Idol ready to strike again as "gold standard" of singing competition shows
by Ed Bark on January 10th 2012 at 2:20 am
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PASADENA, Calif. -- Playful, cocky and still the heavyweight champs, the personalities and producers of American Idol flaunted it late Sunday afternoon during the ongoing Television Critics Association press tour.
"We are the original. We kind of invented this whole game that everybody is now copying," said Randy Jackson, the only judge remaining from the Fox juggernaut's inaugural season.
"Right now, everybody chases this show," agreed Mike Darnell, the pint-sized president of Fox's Alternative Entertainment division. "This is the gold standard."
Season 11 launches on Wednesday, Jan. 18th. And no one on the seven-member panel was about to concede that the likes of Fox's The X Factor or NBC's The Voice have in any way diminished viewers appetites for yet another "journey"-crammed singing competition.
X Factor was exempted from any criticism for obvious reasons. It's a Fox property whose egocentric maestro, Simon Cowell, put Idol on the map. But The Voice, which will be airing Mondays and Tuesdays, took a couple of shots to the chops. One avenue of attack opened when a questioner noted that inaugural Idol champ Kelly Clarkson had signed on to be one of The Voice's eight new musical "advisers." Is this a case of her going over to the "other side?"
"The Kelly Clarkson thing's easy," Darnell said. "I think it's a compliment to Idol that we're creating superstars and that other shows want to use those superstars in their shows. We're not hiring a lot of people from The Voice to be on our show."
Jackson and co-executive producer Cecile Frot-Coutaz jumped in to counter claims that The Voice is "more authentic" because clearly terrible singers are still used as Idol cannon fodder during early audition rounds.
"They cast their show," Frot-Coutaz said. "They go and find a small number of people to be on, whereas we actually hold open calls. Everybody who wants to be on the show shows up. It's very different."
Jackson then used a corkscrew: "We will definitely never rip off Star Trek like The Voice did with spinning (judges') chairs. We will not do that. We won't stoop that low."
"I always wear Jennifer's clothes anyway," the Aerosmith frontman cracked.
"He's always asking me, 'Where did you get those pants?' " J Lo said.
"I've always wanted to get in her pants," Tyler rejoined. "And every now and then she lets me."
"Wait a minute!" J Lo mock protested.
"Whoa, time out," said Randy.
Earlier in the session, a questioner wondered how host Ryan Seacrest has become such a smoothie at "juggling all of those balls" during live editions of Idol.
"I like to juggle balls," Seacrest said to laughter, reviving Cowell's recurring intimations that he's at least ambiguously gay.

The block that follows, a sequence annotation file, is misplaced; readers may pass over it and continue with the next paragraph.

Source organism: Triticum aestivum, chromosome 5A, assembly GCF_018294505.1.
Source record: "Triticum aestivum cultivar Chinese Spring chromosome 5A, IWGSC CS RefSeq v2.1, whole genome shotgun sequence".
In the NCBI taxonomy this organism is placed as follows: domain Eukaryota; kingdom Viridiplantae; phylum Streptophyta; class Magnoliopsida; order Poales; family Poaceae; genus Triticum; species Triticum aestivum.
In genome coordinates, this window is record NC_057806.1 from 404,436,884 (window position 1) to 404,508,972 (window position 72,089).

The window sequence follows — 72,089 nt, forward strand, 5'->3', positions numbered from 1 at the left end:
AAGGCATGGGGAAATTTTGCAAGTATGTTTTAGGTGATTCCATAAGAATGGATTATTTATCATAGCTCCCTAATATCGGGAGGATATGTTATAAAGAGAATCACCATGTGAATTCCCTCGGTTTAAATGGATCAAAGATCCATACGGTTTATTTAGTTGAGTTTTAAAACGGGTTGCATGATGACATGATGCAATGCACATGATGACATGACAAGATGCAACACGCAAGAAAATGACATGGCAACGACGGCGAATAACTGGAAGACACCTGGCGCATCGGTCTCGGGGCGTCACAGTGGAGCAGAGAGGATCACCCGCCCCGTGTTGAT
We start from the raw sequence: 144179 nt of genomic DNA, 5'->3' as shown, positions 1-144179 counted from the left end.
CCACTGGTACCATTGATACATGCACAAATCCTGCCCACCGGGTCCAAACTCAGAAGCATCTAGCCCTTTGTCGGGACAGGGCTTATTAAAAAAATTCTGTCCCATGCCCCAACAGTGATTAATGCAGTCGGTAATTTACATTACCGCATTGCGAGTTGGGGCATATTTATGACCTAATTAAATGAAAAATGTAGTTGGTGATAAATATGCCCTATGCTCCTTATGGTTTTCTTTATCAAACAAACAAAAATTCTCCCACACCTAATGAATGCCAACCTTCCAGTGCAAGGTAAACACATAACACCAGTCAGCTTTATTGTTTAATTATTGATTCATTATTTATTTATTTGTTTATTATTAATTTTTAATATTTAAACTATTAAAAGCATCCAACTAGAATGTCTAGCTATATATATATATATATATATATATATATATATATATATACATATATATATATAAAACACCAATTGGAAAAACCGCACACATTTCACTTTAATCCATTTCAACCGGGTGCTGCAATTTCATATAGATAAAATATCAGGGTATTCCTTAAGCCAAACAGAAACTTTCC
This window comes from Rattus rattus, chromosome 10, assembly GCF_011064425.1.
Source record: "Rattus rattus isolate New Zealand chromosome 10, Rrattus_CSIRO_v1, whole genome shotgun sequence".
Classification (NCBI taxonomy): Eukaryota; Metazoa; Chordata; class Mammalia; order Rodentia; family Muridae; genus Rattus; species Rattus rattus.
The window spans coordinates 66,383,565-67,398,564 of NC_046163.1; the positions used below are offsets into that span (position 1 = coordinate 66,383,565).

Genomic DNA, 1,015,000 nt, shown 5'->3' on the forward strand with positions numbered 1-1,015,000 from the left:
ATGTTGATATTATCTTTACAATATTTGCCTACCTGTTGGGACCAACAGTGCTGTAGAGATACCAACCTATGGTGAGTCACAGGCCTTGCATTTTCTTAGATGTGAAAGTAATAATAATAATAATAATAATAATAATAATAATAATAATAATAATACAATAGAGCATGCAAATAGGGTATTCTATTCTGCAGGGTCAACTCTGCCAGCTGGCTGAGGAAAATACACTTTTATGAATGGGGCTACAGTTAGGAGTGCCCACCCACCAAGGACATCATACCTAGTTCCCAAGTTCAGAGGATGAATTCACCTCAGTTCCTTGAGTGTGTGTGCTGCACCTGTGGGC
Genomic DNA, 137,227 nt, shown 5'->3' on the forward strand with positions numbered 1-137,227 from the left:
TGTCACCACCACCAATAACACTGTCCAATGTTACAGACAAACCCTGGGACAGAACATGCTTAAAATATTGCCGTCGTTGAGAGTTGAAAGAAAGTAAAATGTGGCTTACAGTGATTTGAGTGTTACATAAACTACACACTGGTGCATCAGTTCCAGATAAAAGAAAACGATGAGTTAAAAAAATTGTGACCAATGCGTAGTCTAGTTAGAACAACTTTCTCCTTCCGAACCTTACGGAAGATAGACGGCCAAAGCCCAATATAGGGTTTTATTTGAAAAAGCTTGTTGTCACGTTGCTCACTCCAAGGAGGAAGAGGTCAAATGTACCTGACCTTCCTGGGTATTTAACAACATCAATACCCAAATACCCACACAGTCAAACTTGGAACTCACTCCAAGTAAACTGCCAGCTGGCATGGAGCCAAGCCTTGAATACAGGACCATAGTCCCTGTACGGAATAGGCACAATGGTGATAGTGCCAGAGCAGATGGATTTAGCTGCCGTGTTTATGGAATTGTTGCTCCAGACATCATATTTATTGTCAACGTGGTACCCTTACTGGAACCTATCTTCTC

"Hang on, hang on. It's not what you think," Jackson interjected before Seacrest deadpanned, "Career. Career balls."
That last four Idol competitions have won by male competitors, with baritone country singer Scotty McCreery showing signs of life with a platinum CD after predecessors David Cook, Kris Allen and Lee Dewyze all struggled to gain traction. Over the years, the biggest post-Idol stars have all been women, with champs Clarkson and Carrie Underwood still superstars while also-rans Jennifer Hudson and Katharine McPhee (co-star of NBC's upcoming Smash) also making their marks. But it really doesn't matter which gender wins, Jackson insisted.
"This is not like some sexist kind of whatever thing," he said. "May the best talent win. If it's another boy this year that's the most talented person, that's who should win. It's not like, 'Oh my God. A girl didn't win.' "
Still, "girls" won four of the first six Idol competitions. So what's changed?
"I mean, if you look at the charts, Disney can tell a bit of a story," Jackson said. "You can look at the success of Justin Bieber. There a lot of girls who vote for boys. That's just kind of what happens."
Both Tyler and Lopez enjoyed career revivals in their first year as Idol judges. The four celebrity coaches on The Voice -- Christina Aguilera, Blake Shelton, Cee Lo Green and Adam Levine -- also have seen their record sales surge. So who's the real beneficiary here?
"You have to realize we've been in the game a long time," Lopez said. "We've been working our careers for years and years and years. We have a lot more built up. These kids are just starting out. Give them a chance."
Tyler earlier got closer to the truth of what Idol can do for an aging artist. Aerosmith is working on a new CD, he said, but sales of old releases were up 260 percent last year "because of the notoriety. It brought nothing but younger kids to our music . . . Really, I can't go anywhere now. It was like that before, but I can't go anywhere now because of the show."
And that seems like a good note to end on.